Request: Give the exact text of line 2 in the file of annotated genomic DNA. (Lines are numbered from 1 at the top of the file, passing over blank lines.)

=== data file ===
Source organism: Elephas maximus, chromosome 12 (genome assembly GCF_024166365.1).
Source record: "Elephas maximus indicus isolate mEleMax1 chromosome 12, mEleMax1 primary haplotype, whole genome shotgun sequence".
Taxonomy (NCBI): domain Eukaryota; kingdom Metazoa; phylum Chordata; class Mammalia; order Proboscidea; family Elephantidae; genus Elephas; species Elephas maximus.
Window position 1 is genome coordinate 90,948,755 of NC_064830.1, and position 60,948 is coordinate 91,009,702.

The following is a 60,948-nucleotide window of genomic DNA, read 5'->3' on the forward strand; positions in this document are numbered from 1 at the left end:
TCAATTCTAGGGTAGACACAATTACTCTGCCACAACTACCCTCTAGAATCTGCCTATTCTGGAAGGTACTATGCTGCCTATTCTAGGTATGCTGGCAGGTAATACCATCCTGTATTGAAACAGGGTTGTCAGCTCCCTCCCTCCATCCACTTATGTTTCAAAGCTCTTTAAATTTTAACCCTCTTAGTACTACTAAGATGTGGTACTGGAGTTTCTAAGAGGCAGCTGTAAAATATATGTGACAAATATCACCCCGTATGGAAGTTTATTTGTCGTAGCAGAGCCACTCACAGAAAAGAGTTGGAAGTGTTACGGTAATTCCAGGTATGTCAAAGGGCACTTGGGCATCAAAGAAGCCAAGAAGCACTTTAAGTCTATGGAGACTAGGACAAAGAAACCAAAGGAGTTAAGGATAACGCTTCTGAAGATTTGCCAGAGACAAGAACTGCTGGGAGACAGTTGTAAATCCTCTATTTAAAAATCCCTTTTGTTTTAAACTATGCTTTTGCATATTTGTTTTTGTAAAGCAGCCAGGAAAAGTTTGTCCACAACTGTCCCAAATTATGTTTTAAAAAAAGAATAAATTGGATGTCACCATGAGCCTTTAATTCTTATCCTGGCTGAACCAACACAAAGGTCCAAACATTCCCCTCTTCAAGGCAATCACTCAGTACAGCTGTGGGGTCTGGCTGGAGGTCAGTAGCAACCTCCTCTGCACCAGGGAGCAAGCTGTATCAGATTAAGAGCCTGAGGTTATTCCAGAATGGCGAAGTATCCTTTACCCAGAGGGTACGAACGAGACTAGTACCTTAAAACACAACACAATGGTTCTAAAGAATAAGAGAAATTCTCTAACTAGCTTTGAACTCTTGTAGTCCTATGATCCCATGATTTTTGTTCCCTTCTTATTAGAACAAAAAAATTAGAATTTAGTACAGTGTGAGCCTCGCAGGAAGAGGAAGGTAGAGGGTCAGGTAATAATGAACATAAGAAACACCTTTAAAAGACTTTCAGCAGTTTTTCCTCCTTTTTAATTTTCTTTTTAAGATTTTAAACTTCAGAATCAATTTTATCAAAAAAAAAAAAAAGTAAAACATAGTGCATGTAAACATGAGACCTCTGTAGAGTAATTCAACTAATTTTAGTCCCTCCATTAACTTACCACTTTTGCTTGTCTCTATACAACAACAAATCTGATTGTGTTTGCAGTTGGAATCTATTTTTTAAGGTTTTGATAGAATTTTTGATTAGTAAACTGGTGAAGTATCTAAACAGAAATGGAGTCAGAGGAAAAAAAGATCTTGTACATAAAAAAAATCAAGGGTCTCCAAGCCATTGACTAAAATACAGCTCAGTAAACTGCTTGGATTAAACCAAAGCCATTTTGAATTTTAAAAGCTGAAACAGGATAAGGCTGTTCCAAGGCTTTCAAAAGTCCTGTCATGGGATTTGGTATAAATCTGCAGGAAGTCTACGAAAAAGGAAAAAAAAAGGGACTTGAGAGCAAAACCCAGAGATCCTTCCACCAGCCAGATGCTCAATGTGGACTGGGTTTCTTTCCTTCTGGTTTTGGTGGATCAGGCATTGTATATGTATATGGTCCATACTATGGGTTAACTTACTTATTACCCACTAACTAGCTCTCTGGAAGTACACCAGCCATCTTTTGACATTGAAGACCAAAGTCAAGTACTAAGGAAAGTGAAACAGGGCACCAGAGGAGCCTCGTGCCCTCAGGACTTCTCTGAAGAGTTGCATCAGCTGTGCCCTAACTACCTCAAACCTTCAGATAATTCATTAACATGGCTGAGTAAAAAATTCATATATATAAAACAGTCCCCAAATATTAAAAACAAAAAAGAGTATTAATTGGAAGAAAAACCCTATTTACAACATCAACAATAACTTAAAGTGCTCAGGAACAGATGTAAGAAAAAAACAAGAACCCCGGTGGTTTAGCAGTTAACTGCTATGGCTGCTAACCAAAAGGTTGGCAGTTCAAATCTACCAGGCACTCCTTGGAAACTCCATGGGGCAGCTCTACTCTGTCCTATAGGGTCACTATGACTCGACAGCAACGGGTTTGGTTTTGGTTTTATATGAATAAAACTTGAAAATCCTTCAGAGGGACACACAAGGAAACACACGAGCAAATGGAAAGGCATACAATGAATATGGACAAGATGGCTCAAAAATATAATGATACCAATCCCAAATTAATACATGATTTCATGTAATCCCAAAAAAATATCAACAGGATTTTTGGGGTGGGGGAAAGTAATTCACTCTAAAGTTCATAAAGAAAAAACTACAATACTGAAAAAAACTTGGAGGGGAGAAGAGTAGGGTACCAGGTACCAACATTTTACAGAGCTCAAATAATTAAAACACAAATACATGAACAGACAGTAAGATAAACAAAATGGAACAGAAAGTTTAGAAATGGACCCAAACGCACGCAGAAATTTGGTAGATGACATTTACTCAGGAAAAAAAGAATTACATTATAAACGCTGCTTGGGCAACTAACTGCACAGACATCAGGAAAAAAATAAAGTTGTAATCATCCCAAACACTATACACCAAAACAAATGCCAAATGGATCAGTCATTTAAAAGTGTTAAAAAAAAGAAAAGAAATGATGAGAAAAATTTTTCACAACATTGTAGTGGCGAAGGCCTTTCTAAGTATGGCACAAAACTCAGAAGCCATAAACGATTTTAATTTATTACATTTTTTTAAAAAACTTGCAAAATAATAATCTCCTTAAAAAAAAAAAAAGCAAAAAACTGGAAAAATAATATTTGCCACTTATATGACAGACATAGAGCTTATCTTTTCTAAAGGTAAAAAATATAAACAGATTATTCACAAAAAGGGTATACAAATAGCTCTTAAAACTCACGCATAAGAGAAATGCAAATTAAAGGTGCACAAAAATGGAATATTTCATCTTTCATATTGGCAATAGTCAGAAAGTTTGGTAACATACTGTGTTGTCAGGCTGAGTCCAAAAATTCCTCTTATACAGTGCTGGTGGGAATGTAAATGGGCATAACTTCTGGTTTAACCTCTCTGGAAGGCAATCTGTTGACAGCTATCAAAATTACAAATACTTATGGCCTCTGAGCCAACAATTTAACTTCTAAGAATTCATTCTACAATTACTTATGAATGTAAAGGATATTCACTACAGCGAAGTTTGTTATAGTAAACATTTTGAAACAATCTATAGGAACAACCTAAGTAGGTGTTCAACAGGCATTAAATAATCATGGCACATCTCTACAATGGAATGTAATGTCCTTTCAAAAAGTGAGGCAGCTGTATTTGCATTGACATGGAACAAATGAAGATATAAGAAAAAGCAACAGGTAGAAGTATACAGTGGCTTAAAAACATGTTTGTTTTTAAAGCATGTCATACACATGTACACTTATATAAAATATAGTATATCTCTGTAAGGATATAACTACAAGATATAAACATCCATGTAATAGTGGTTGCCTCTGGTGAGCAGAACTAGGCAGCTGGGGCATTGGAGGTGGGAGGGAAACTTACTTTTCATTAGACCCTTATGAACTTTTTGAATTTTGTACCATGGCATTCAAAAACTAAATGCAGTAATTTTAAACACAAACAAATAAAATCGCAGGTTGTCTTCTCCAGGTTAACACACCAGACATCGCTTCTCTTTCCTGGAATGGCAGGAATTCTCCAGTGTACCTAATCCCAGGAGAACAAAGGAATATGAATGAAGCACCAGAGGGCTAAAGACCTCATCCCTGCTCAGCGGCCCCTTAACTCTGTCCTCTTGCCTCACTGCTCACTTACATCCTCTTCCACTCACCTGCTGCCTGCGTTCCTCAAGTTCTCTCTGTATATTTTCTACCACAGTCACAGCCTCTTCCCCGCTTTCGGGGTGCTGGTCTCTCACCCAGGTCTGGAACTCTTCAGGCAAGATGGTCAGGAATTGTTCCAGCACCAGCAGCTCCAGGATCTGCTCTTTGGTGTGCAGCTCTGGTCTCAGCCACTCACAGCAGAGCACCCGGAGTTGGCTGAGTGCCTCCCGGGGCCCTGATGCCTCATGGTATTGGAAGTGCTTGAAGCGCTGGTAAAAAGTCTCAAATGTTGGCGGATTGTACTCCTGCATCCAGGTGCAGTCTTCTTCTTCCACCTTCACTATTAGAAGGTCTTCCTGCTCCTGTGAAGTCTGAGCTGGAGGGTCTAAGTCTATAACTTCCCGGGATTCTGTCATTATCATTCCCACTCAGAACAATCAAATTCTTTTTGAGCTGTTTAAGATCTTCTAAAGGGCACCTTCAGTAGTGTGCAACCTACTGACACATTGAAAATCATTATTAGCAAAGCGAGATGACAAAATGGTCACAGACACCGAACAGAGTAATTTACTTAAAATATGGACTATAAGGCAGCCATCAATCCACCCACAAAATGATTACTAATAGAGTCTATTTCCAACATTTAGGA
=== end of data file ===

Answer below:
Source record: "Elephas maximus indicus isolate mEleMax1 chromosome 12, mEleMax1 primary haplotype, whole genome shotgun sequence".